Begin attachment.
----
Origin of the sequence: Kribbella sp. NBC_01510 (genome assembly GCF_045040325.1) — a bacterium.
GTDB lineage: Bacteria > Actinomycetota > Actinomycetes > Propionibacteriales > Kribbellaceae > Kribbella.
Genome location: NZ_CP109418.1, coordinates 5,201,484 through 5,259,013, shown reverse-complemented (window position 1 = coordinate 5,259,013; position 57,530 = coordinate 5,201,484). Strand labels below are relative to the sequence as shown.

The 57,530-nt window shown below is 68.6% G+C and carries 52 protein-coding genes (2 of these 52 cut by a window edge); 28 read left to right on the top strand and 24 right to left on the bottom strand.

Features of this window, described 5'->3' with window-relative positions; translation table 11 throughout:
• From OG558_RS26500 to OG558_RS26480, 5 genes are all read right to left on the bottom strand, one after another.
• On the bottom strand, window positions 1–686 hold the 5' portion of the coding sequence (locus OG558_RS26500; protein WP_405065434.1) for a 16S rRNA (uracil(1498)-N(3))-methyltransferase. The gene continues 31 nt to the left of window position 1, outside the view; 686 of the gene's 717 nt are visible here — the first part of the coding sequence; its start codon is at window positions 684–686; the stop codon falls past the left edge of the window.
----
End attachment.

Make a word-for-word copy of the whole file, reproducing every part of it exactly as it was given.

Origin of the sequence: Kribbella sp. NBC_01510 (genome assembly GCF_045040325.1) — a bacterium.
GTDB lineage: Bacteria > Actinomycetota > Actinomycetes > Propionibacteriales > Kribbellaceae > Kribbella.
Genome location: NZ_CP109418.1, coordinates 5,201,484 through 5,259,013, shown reverse-complemented (window position 1 = coordinate 5,259,013; position 57,530 = coordinate 5,201,484). Strand labels below are relative to the sequence as shown.

The 57,530-nt window shown below is 68.6% G+C and carries 52 protein-coding genes (2 of these 52 cut by a window edge); 28 read left to right on the top strand and 24 right to left on the bottom strand.

Features of this window, described 5'->3' with window-relative positions; translation table 11 throughout:
• From OG558_RS26500 to OG558_RS26480, 5 genes are all read right to left on the bottom strand, one after another.
• On the bottom strand, window positions 1–686 hold the 5' portion of the coding sequence (locus OG558_RS26500; protein WP_405065434.1) for a 16S rRNA (uracil(1498)-N(3))-methyltransferase. The gene continues 31 nt to the left of window position 1, outside the view; 686 of the gene's 717 nt are visible here — the first part of the coding sequence; its start codon is at window positions 684–686; the stop codon falls past the left edge of the window.